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Original posted on the Frictional Games blog.
The reality that we sense in front of us is a fiction created by our brains. A host of modules process information in various ways and the end result is a mental model of the outside world. Knowing how this works is crucial to game development as the shape of these mental simulations has a huge effect on how a game feels and plays.
Look around the room or the place you are currently in. It certainly feels like what you are seeing is really there, right? However, that's not really the case. Reality is in fact made up by subatomic particles that constantly exchange various smaller particles amongst each other . What you think of as a chair is really just a collection of particles that happen to form a temporarily semi-stable configuration. The reason why you see it as a chair only has to do with how your brain chooses to process the various data that it collects through its senses.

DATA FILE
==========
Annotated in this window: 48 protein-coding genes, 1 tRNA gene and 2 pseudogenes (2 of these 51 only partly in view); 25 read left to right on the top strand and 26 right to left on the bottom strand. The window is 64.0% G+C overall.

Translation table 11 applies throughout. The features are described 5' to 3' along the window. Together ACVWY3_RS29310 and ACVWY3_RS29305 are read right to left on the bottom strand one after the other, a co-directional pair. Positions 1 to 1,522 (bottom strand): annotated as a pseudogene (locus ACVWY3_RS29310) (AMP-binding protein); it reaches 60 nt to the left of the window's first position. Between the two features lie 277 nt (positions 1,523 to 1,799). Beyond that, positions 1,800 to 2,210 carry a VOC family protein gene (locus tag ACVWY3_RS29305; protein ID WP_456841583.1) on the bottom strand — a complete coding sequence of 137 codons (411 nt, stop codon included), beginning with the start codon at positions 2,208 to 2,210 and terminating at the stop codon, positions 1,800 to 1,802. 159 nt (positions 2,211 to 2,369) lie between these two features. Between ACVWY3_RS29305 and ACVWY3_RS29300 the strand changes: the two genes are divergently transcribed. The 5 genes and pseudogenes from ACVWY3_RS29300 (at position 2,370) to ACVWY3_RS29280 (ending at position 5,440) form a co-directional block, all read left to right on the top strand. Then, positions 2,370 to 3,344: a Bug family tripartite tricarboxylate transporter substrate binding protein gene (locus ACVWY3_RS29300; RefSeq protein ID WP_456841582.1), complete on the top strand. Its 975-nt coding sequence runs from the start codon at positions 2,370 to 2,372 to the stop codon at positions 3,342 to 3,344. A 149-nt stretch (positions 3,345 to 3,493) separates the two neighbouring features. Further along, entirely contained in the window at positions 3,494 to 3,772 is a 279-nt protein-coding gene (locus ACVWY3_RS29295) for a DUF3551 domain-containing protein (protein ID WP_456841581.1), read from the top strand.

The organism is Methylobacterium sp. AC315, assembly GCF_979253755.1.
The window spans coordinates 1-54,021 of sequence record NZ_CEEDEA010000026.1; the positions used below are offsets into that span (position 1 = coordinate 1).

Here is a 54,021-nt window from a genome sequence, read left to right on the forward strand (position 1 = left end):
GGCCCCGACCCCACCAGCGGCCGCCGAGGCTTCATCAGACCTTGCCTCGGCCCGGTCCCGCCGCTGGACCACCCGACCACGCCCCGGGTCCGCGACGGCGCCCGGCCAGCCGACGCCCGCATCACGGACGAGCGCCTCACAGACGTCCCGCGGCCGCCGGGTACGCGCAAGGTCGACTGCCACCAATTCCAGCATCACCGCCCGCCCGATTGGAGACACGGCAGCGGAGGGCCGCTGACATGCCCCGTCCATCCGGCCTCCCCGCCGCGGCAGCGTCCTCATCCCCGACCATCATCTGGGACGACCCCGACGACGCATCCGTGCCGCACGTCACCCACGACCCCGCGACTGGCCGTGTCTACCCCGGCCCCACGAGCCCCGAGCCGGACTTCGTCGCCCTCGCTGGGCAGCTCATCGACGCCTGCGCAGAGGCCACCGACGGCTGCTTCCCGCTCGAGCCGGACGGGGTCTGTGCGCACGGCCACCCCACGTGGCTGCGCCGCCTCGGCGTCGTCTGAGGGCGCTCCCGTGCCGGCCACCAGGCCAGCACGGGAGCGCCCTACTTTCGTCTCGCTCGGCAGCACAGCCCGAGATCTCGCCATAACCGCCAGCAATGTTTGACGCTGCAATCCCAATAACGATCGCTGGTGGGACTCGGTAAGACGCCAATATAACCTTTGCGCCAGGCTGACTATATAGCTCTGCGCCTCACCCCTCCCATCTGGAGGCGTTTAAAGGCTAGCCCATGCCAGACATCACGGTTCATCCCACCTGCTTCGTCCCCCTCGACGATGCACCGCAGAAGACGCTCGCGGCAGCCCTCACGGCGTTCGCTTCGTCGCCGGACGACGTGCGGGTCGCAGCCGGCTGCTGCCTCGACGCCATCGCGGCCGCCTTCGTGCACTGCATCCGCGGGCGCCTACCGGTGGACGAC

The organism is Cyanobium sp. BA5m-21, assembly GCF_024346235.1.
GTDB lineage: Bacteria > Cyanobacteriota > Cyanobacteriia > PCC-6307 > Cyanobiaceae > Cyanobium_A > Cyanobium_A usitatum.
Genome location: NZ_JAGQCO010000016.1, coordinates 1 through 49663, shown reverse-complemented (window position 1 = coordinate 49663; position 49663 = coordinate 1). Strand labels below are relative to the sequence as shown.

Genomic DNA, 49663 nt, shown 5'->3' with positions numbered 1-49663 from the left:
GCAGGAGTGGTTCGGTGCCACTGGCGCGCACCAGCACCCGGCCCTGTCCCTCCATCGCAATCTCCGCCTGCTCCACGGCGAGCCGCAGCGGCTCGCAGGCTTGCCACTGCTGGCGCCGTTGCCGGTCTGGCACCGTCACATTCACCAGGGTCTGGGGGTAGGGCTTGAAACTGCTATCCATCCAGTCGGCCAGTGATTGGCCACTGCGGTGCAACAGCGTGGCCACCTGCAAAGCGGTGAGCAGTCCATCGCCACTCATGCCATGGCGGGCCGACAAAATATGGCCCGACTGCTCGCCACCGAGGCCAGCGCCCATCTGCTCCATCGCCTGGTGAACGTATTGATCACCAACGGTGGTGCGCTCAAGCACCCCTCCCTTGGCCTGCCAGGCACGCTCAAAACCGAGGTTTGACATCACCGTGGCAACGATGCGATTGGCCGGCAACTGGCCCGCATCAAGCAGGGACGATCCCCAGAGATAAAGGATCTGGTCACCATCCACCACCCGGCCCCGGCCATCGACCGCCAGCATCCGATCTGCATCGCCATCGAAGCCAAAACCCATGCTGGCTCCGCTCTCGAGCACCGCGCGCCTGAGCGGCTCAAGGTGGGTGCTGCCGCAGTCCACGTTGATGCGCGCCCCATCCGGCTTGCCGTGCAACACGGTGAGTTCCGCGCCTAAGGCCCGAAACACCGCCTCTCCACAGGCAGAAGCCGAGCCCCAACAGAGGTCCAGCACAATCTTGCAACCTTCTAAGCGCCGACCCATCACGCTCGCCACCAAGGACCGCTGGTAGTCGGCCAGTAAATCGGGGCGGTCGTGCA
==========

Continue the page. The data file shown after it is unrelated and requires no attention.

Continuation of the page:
In the previous post on presence I mentioned how the brain is made up of modules, each of them having their own specific purpose. The results from these various modules are then used to form a collective image of your surroundings. For instance, there is a particular module that recognizes faces and, if damaged, it can no longer recognize people - the person affected will only see an object made up of some hair, a nose, two eyes and so forth. Recognizing individual people will only be possible if they have a particularly stand-out feature, like a large beard. Apart from that, all faces will look alike to this person. The normal flow of information is broken and something that most of us take for granted, an intrinsic part of our reality, is no longer present.